Soilwork - The Ride Majestic
Nuclear Blast
Melodic Death Metal
11 songs (49:50)
Release year: 2015
Soilwork, Nuclear Blast
Reviewed by Goat
Major event

Ten albums in and as a follow-up to a successful double album that many doubted the band could manage, it's good to hear Soilwork experimenting with their sound and moving it further onwards. After all, when you compare the band with peers In Flames, it's easy to see who deserves the kudos more, Soilwork actually trying new things and avoiding the temptation to be too radio-friendly. At one point new melodeath albums were met with horrified gasps, but most bands of that tradition seem to be making an effort to be interesting – look at the last few Dark Tranquillity albums, for instance. So I appreciate the effort put into making The Ride Majestic an interesting listen, and fans of the band will love it, even if it's far from the best album they've made.

The (first) title track which opens the album is fairly typical for Soilwork (if, like the rest of the album, tight and technical with more of the hints of prog that made The Living Infinite good) but the following Alight in the Aftermath is the first of several intriguing uses of black metal influence as the band go heavy and introduce blastbeats between choruses and solos, lingering longer on Strid's screams. At this stage in their career Soilwork are married to catchiness, and there's plenty of that here, but the way this is structured into songs is fascinating. The said Alight in the Aftermath turns to prog metal in the second half, then turns heavier than ever with a blastbeat-fuelled section with spat vocals and a torrent of instrumental chaos – it's fresh, it's interesting, and I wanted to hear more…

We do get more, but only later in the album. This is where The Ride Majestic stutters, as it just can't keep its focus. Death in General is a typical mixture of prog-tinged groove and aggressive balladry, mixing clean singing with Strid's usual bellowing – good, but after Alight in the Aftermath's freshness is jarringly normal. It's like Soilwork are afraid to move out of their comfort zone and really do something shocking, so we get hints of this limited experimentation weighed down by the need to stick to the heavy/light formula. Prog tendencies are, as mentioned, woven through the band's output and it seems closer to that genre than melodeath frequently; Father And Son Watching The World Go Down and Petrichor by Sulphur both good examples. Then comes the complete wildcard that is The Phantom, sounding like a different band as downright blackened riffs and an absolute screech comes from Strid, soon reverting to his usual harsh vocals but keeping the new riffs and sounding much darker all in all. And then, a clean chorus, and back to normal!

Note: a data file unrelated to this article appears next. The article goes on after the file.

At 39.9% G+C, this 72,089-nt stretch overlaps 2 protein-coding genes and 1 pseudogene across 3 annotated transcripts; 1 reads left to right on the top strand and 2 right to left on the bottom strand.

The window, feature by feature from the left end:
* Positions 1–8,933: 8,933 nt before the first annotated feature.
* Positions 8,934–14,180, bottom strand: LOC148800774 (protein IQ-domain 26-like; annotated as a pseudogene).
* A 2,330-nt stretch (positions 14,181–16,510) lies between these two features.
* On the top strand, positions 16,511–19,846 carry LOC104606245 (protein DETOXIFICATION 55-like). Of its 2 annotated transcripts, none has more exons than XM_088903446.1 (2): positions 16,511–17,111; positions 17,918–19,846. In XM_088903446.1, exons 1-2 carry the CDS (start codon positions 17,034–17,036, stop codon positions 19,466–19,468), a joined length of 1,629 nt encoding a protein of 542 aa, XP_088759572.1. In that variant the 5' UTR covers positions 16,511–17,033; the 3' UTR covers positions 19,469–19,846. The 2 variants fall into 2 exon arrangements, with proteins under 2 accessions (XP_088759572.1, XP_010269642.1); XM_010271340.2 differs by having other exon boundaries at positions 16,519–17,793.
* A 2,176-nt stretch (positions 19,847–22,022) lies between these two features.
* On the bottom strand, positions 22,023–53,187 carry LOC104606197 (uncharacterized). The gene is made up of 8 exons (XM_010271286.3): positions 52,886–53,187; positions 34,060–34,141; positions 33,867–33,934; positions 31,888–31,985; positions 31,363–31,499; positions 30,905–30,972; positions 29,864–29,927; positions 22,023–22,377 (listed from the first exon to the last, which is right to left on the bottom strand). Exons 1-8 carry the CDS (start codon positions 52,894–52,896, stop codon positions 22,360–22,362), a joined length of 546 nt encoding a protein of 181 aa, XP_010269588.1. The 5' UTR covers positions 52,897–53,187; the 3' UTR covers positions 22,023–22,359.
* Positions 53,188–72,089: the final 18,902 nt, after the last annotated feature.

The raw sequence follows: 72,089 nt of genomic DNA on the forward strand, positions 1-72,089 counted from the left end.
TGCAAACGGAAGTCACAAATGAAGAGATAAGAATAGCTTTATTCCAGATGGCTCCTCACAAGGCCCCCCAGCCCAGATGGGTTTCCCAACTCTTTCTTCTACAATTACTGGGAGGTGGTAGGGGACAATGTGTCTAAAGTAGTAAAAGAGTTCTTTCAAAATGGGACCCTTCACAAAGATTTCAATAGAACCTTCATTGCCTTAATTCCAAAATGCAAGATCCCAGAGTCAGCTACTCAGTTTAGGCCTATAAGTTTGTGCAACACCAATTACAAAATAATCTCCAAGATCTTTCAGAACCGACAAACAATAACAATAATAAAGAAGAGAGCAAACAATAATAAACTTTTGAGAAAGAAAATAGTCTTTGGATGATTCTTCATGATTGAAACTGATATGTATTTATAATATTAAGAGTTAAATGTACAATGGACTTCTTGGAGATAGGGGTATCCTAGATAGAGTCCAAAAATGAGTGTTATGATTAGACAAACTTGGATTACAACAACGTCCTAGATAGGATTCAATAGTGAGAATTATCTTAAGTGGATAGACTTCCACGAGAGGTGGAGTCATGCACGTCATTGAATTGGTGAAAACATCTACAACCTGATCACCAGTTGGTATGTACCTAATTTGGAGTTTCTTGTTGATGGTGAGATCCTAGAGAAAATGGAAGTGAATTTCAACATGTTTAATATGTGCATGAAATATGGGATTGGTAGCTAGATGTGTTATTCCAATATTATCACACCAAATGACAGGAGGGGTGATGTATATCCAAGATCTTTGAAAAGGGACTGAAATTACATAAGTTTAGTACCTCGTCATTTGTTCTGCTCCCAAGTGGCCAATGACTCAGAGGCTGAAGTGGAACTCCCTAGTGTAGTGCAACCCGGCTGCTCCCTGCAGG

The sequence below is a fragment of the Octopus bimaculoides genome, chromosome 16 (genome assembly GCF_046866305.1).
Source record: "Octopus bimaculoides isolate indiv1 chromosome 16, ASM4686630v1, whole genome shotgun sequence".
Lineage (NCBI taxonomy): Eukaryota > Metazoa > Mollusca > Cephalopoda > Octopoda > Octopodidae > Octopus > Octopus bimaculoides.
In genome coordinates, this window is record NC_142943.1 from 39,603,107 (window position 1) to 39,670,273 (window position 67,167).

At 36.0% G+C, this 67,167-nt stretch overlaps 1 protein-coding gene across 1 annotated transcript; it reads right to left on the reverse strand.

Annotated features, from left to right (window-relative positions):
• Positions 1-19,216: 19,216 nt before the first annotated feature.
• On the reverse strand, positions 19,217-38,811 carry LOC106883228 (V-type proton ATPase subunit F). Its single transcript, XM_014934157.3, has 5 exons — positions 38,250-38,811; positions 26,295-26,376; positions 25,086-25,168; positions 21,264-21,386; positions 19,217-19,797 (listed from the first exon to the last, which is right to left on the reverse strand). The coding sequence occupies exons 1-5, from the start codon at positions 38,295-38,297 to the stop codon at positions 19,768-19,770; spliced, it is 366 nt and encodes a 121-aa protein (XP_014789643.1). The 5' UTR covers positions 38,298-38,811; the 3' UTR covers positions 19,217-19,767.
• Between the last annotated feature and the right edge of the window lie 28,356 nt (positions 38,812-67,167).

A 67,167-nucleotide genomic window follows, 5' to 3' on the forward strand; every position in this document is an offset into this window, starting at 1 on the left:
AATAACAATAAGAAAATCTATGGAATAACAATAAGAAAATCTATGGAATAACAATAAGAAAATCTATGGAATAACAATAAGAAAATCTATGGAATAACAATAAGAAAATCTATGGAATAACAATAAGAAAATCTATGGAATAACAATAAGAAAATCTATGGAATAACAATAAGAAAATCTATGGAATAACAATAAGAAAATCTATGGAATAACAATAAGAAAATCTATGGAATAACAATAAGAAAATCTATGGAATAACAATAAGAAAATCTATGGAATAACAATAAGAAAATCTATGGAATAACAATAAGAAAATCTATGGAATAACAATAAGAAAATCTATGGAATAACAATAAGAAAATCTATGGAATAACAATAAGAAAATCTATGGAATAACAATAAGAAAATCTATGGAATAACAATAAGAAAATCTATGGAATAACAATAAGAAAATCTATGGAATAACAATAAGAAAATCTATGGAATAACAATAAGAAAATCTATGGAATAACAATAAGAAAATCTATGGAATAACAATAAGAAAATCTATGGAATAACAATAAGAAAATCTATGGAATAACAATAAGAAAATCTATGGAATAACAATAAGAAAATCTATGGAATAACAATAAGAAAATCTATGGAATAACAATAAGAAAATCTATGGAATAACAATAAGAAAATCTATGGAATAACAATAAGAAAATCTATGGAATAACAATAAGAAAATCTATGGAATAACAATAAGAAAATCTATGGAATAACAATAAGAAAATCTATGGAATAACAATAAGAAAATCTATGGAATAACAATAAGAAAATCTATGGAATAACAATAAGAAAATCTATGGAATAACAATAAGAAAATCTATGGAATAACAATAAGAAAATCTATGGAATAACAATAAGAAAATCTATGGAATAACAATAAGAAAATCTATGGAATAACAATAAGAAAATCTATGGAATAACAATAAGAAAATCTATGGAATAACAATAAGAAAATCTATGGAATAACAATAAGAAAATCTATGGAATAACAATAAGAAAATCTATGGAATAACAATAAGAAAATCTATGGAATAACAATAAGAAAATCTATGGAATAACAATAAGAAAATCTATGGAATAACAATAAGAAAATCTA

Maybe I'm wrong to expect more from Soilwork than a different twist on the usual, but it does make for a frustrating listen when you have these undoubtedly talented musicians throwing in little hints of what they can do beneath the usual. It's a very solid if forgettable usual, to be fair to Soilwork, and I've enjoyed the time spent with The Ride Majestic – it's just a shame that they can't be truly revolutionary. The songwriting is solid, catchy and heavy as appropriate, and with these hints of experimentation and increasingly weird song title choices Soilwork are making more interesting choices and taking more risks than, say, At The Gates did with their comeback of last year. Fans will be pleased. Yet I can't help but wish for more, as decent as this is.

Killing Songs :
Alight in the Aftermath and The Phantom stand out
Goat quoted 74 / 100
Other albums by Soilwork that we have reviewed:
Soilwork - A Whisp of the Atlantic (EP) reviewed by Goat and quoted no quote
Soilwork - Verkligheten reviewed by Goat and quoted 80 / 100
Soilwork - Death Resonance reviewed by Goat and quoted no quote
Soilwork - The Living Infinite reviewed by Goat and quoted 75 / 100
Soilwork - The Panic Broadcast reviewed by Goat and quoted 85 / 100
To see all 14 reviews click here
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